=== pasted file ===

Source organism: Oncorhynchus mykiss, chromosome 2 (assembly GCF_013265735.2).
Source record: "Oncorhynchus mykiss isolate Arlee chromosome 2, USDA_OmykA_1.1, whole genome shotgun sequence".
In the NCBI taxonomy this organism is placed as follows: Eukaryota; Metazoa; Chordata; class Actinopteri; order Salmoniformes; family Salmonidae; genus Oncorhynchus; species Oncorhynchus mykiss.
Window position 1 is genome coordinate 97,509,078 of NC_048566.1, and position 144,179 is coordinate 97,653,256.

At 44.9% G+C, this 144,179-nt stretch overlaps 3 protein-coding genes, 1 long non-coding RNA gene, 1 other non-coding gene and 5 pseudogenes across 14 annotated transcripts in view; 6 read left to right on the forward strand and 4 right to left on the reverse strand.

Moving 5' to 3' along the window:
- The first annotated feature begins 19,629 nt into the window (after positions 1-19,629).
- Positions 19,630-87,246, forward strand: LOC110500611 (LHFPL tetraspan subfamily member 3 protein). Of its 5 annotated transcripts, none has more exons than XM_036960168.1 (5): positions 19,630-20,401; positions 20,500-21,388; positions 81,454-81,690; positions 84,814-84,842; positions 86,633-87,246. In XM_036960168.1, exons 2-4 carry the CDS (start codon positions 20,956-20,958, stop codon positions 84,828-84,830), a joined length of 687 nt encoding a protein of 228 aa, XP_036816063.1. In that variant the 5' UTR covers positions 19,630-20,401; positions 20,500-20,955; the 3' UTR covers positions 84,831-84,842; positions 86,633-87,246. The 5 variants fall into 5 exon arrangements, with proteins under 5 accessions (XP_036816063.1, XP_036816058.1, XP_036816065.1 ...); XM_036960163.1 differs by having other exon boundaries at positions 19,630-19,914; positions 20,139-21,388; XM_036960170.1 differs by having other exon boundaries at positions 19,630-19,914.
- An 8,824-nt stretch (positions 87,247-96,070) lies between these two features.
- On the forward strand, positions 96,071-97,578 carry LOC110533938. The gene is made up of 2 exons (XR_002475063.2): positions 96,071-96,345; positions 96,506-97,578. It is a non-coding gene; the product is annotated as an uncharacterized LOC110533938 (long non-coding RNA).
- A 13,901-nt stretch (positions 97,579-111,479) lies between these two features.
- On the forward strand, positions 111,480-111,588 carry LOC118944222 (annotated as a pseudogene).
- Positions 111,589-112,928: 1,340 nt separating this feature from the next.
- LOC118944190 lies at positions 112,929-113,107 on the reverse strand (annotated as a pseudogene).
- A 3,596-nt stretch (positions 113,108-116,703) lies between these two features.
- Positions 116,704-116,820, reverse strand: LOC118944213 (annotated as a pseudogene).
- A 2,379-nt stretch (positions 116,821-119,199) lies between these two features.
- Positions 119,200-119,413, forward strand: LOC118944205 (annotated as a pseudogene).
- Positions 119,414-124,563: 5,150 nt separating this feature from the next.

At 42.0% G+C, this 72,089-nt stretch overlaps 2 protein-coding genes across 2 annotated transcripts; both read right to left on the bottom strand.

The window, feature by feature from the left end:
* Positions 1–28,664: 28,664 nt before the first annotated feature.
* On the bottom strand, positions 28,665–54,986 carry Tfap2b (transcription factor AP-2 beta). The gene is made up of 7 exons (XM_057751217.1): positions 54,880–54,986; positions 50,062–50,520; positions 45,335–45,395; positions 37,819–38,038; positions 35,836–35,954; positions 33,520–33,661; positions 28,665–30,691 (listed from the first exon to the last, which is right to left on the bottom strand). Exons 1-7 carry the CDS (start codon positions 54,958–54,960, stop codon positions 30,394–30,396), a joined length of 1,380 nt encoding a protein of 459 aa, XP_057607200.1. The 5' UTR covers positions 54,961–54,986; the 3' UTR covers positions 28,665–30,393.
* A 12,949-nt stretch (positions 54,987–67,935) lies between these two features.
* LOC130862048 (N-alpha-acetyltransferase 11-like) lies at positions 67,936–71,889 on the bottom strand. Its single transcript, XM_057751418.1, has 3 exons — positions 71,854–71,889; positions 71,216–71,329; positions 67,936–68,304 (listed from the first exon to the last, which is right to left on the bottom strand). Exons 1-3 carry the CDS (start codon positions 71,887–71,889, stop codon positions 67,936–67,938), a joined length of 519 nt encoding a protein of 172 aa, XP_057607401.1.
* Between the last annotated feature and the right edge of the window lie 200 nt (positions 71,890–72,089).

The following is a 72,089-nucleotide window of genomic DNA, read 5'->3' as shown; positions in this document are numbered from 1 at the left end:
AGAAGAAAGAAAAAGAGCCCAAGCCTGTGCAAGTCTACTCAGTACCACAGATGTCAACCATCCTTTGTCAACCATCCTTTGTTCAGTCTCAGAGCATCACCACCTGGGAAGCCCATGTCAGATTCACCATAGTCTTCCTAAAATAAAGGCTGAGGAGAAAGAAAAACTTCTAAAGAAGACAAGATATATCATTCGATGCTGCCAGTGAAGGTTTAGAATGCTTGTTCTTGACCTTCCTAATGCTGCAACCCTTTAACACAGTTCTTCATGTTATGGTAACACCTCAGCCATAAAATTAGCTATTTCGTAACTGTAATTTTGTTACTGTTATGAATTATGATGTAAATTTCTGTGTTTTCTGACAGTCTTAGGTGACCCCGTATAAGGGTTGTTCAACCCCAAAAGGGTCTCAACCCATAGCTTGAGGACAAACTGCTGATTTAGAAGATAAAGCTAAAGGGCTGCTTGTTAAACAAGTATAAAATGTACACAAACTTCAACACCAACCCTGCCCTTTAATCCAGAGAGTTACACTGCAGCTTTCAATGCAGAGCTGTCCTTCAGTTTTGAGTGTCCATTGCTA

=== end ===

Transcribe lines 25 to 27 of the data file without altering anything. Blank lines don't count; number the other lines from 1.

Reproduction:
* LOC130862048 (N-alpha-acetyltransferase 11-like) lies at positions 67,936–71,889 on the bottom strand. Its single transcript, XM_057751418.1, has 3 exons — positions 71,854–71,889; positions 71,216–71,329; positions 67,936–68,304 (listed from the first exon to the last, which is right to left on the bottom strand). Exons 1-3 carry the CDS (start codon positions 71,887–71,889, stop codon positions 67,936–67,938), a joined length of 519 nt encoding a protein of 172 aa, XP_057607401.1.
* Between the last annotated feature and the right edge of the window lie 200 nt (positions 71,890–72,089).

The following is a 72,089-nucleotide window of genomic DNA, read 5'->3' as shown; positions in this document are numbered from 1 at the left end: